A rendering shows what the mini museum looks like. Credit: Provided

NORTH LAWNDALE — Until a few years ago, the Spaulding Memorial Garden at 16th Street and Spaulding Avenue was just a big vacant lot.

Now, a new project at the garden will continue to rejuvenate the lot by building a community museum out of an 8-by-20-foot shipping container.

The team behind the miniature museum wants the project to help activate open space in the neighborhood by bringing more community-focused amenities to the garden.

The project is spearheaded by Jonathan Kelley, a graduate student in museum and exhibition studies at the University of Illinois at Chicago.

His collaborators include school garden nonprofit Gardeneers, the National Alliance for the Empowerment of the Formerly Incarcerated and the UIC School of Art and Art History, where Kelley taught a class called “Building A Community Museum In North Lawndale,” from which the project emerged.

The idea to use a shipping container as a mini museum was inspired by Boxville, a Bronzeville pop-up street food market and shopping mall housed entirely in shipping containers. Kelley and his collaborators decided to follow the Boxville model to create their museum since it made building a museum much more feasible financially, with the added benefit of the space being easy to transport in a pinch.

They plan for the museum to have rotating exhibits chosen with input from neighbors of the garden. The first exhibit opens Aug. 24 and will be designed by local high schoolers working with Gardeneers through the After School Matters program.

A rendering shows what the mini museum will look like. Credit: Provided

The first exhibit, “A Safe Place,” will be an interactive exploration of the feeling of safety in young people in Lawndale.

“It’s going to be about issues of safety, how to increase safety in the neighborhood, what makes people feel safe. They’re going to have items that they’re loaning to the exhibit, and they’re writing about why those items make them feel safe,” Kelley said.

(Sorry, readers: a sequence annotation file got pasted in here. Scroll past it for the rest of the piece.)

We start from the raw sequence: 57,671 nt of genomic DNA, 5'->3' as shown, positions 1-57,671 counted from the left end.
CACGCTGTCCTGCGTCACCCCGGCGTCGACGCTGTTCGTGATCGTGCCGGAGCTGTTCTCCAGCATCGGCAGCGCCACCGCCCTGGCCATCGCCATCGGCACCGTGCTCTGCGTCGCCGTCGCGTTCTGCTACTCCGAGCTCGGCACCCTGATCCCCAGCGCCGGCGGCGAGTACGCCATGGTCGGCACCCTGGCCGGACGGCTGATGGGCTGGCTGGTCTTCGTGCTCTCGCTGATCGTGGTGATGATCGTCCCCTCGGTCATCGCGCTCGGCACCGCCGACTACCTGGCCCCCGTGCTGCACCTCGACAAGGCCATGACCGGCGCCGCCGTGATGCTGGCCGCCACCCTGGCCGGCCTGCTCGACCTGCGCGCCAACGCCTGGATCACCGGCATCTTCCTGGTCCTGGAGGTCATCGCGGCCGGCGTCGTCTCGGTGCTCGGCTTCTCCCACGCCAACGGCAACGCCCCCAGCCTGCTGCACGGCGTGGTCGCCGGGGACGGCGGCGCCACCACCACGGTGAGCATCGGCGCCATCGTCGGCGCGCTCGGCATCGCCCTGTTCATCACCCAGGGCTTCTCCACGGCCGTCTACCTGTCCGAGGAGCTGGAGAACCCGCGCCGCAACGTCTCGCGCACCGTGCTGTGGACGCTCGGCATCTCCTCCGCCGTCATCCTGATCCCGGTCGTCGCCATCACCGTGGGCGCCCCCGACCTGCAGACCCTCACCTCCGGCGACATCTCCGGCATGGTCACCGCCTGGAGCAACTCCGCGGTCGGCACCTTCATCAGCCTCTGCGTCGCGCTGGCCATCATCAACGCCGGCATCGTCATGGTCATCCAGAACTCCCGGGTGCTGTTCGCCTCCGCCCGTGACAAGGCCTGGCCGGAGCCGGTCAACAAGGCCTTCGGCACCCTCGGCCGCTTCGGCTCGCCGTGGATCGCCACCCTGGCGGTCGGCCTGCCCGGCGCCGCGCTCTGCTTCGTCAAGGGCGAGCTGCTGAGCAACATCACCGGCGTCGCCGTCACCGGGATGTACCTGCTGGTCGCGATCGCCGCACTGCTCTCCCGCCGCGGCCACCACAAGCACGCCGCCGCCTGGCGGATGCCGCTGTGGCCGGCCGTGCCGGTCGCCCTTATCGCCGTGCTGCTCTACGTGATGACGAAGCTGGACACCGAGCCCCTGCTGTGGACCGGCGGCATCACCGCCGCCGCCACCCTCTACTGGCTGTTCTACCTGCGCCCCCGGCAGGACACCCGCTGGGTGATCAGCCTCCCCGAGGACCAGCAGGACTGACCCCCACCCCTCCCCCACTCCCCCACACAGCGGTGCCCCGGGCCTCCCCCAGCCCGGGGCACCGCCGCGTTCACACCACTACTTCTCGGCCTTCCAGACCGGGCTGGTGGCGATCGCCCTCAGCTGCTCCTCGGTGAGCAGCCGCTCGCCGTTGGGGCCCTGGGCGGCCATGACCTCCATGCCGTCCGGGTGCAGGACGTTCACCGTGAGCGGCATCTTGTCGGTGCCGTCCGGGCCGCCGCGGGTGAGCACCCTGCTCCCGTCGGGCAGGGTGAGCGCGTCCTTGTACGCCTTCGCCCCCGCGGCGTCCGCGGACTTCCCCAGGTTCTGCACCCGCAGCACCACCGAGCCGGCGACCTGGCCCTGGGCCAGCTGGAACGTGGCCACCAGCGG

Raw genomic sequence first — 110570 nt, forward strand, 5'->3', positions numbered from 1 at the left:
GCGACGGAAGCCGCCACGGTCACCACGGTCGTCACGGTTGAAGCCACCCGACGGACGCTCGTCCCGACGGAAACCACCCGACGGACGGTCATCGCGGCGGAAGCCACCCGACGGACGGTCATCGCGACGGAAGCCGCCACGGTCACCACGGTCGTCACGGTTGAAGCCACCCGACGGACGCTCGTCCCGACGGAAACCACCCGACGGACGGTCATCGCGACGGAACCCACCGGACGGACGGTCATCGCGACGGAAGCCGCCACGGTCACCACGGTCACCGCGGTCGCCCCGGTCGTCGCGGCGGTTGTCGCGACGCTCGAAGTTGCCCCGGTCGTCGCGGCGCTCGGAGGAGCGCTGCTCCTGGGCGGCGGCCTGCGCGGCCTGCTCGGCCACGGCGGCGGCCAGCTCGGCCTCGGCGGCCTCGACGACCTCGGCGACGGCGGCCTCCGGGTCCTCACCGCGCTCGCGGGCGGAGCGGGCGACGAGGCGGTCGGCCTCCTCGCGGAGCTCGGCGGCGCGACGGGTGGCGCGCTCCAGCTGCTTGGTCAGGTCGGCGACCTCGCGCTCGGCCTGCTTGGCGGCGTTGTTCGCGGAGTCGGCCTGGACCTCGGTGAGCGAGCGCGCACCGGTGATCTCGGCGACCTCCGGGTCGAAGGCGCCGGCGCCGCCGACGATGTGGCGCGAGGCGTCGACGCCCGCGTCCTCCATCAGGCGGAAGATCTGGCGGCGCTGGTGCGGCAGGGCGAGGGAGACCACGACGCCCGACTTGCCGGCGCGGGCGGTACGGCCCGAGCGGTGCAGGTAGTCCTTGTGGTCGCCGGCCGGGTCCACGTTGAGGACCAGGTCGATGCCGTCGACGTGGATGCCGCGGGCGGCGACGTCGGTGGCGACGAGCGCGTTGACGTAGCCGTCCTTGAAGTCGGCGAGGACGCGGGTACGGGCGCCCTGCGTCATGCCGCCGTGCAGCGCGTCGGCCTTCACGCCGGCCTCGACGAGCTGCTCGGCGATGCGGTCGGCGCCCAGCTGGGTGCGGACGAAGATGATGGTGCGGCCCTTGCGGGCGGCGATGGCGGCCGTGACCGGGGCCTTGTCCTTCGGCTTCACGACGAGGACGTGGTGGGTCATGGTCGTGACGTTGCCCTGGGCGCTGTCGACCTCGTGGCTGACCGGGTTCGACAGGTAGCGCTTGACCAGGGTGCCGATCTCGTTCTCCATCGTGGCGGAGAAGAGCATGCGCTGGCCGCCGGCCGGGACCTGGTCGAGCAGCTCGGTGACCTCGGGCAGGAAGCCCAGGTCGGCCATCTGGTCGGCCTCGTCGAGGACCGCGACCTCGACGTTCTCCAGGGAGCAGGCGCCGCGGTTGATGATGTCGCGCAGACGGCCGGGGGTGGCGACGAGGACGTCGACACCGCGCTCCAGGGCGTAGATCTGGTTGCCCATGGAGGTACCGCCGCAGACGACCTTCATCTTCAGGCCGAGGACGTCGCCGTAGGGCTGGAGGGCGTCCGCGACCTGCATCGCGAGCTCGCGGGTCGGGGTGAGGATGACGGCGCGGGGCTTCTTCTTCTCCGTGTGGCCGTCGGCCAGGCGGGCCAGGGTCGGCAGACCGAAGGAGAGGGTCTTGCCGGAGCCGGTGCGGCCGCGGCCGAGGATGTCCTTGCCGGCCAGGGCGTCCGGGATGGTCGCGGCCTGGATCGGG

The garden will host “A Safe Place” for several months, and then a new pop-up exhibit will take its place. The process to determine the next exhibit in the mini museum will be community-driven, Kelley said, incorporating feedback from neighbors and local artists. Possibilities for future pop-ups include exhibits featuring local history, art, or science, depending on what residents want to see.

Work is still being done to ready the garden for the Aug. 24 debut. Credit: Pascal Sabino/Block Club Chicago

Kelley also plans to develop the area around the shipping container so that the garden can have the amenities to host social gatherings for nearby residents.

“We also we want to build out some of the spaces around the container to make them more conducive to community events, whether they be speaking events or barbecues, or what have you,” he said.

The team working to bring the museum to the memorial garden is raising funds to pay for the shipping container, the exhibit materials and the construction to make the container suitable for a museum and event area. They have so far raised more than $1,000 toward their $5,000 goal.

They hope the project will provide more avenues for neighbors of the garden to use the public land. By activating the garden, other amenities might become more available in the neighborhood, Kelley said.

“This will help provide a spark for other stores, locally owned businesses, local artisans and that sort of thing to feel like this street gets good traffic,” he said.

The garden is especially important to young people as a place in the area for them to meet up, spend time and play together. Neighborhood kids living within a couple blocks of the garden periodically stop by to help out with watering the plants. They say they are excited to see what the latest addition will be like.

“We get to pick stuff and we get to plant and just stick it in the ground so the plants can grow big. And just hang out with friends of the garden,” said Tyree, who doesn’t know much about what the exhibit will be but is happy there will be a new way to experience his local stomping grounds.

“I like to help them with all their stuff and help them water the plants,” said Daveon who lives a short walk from the garden. “That’s why I keep coming here to check if they here so I can help them.”

Pascal Sabino is a Report for America corps member covering Austin, North Lawndale and Garfield Park for Block Club Chicago.

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